(1) The stroboscope is simple to operate. The light from the stroboscope
is directed upon the part to be measured and the large knob is adjusted until the
part appears to stop. The rpm of the part is then read directly from the scale.
This action adjusts the frequency of the internal oscillator so that it is firing
the stroboscopic light once for each rotation of the part.
If the internal
oscillator is firing the light slightly faster than the part is rotating, the part
will appear to be turning slowly in the reverse direction.
(2) If the part is uniform or symmetrical, place an identification mark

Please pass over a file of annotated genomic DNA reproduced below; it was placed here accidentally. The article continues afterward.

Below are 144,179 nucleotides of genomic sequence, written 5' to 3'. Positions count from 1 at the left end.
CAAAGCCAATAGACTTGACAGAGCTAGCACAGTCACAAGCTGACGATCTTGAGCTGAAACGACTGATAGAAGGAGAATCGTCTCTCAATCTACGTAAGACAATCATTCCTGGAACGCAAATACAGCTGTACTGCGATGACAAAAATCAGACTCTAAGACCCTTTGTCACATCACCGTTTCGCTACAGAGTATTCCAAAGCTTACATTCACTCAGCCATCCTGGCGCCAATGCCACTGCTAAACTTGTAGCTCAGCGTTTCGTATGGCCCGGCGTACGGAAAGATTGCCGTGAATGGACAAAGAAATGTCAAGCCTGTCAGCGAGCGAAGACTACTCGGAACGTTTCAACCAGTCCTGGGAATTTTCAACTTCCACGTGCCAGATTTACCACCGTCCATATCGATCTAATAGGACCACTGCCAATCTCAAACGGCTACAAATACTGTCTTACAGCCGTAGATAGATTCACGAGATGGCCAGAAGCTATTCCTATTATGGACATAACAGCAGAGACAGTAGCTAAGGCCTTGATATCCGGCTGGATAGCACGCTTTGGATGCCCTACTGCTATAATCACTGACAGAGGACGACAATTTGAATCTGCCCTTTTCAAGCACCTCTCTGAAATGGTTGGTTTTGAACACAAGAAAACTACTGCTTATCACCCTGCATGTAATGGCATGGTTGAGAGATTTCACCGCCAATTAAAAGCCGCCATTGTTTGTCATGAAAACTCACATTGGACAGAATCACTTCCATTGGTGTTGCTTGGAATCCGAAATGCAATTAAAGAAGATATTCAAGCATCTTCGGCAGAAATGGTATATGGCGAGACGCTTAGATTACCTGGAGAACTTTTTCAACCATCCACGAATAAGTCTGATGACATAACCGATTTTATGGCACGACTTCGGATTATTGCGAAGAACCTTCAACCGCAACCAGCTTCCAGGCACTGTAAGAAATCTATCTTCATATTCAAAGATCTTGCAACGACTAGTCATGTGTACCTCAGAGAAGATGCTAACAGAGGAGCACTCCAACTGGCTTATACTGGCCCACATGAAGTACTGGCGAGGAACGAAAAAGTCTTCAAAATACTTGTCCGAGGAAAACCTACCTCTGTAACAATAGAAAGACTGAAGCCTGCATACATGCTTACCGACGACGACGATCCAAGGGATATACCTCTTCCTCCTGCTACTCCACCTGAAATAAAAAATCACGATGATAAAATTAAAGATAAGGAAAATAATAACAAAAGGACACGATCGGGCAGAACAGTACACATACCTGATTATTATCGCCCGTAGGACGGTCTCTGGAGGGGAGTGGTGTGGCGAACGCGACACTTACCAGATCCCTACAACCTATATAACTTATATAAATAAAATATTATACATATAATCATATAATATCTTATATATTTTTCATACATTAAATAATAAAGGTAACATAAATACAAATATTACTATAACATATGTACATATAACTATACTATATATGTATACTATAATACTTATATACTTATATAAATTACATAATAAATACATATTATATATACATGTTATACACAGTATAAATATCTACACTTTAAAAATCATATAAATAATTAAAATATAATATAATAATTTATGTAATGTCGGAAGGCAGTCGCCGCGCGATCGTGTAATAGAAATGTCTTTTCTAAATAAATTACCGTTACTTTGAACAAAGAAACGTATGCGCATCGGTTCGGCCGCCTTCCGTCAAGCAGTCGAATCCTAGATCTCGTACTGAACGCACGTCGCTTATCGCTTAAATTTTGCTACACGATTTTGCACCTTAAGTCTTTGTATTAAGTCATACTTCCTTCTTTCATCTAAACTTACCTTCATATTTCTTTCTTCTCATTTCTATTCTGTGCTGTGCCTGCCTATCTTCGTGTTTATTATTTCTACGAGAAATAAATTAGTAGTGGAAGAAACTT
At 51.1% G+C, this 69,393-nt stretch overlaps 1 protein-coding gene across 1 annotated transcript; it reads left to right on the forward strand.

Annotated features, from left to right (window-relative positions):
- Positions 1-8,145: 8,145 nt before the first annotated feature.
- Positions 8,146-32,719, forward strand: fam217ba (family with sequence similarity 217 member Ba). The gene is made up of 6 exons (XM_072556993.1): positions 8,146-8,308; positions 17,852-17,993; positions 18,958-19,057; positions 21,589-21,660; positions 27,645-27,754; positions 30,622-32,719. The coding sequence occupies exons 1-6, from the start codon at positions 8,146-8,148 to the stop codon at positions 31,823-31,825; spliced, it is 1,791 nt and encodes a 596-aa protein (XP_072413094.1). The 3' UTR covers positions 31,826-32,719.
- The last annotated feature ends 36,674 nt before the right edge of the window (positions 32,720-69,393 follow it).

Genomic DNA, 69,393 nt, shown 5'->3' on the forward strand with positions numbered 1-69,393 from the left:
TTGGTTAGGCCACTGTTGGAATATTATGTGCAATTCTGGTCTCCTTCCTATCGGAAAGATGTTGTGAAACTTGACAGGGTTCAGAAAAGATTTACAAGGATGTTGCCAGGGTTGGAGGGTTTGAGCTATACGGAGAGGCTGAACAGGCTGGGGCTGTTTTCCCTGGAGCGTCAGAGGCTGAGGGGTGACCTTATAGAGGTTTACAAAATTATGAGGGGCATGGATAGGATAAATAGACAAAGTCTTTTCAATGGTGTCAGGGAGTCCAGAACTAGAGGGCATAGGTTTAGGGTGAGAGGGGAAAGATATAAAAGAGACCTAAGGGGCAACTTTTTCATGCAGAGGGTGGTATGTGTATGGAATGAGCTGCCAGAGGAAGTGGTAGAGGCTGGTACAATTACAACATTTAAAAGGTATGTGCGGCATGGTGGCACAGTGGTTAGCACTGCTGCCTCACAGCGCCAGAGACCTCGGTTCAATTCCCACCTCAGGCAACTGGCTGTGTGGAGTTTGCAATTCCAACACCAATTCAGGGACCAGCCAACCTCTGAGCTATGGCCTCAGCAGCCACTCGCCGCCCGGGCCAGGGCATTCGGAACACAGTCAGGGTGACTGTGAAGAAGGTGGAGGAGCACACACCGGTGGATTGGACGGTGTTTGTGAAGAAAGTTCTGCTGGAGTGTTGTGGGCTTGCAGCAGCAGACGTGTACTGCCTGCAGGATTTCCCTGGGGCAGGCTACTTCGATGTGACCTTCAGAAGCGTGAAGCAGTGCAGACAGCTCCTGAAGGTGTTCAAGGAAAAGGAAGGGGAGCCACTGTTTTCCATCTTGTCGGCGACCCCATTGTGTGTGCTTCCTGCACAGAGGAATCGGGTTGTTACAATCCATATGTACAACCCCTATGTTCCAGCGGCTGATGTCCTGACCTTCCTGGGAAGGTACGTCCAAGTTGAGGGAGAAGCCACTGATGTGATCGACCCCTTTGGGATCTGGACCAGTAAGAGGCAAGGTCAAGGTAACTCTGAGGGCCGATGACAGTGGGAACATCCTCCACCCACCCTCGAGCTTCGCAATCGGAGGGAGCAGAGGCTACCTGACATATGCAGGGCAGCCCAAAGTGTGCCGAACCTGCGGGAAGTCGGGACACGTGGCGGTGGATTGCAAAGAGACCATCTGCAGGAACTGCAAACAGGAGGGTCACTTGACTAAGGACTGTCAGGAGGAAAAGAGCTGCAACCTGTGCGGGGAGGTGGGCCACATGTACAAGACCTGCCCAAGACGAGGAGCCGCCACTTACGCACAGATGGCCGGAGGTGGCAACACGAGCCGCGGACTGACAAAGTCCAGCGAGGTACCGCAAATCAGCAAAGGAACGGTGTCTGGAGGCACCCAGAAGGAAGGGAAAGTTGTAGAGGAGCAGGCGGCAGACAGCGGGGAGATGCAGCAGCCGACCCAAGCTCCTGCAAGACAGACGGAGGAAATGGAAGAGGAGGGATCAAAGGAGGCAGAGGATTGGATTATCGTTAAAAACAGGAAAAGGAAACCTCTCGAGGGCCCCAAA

with chalk or crayon on the portion to be viewed. If approximate speed is known,
turn to appropriate portion of dial scale and adjust large knob until part appears
stopped. The dial scale will read in revolutions per minute. If speed is unknown,
start at the highest end of the dial scale and work downward until a single
stationary image is obtained.
(3) When stroboscope speed exceeds that of the moving object, multiple
images will be seen; the first single stationary image will be seen at fundamental
If the stroboscope is operated at a speed less than the fundamental
frequency, single images will be seen at 1/2, 1/3, 1/4, . .
of the speed of the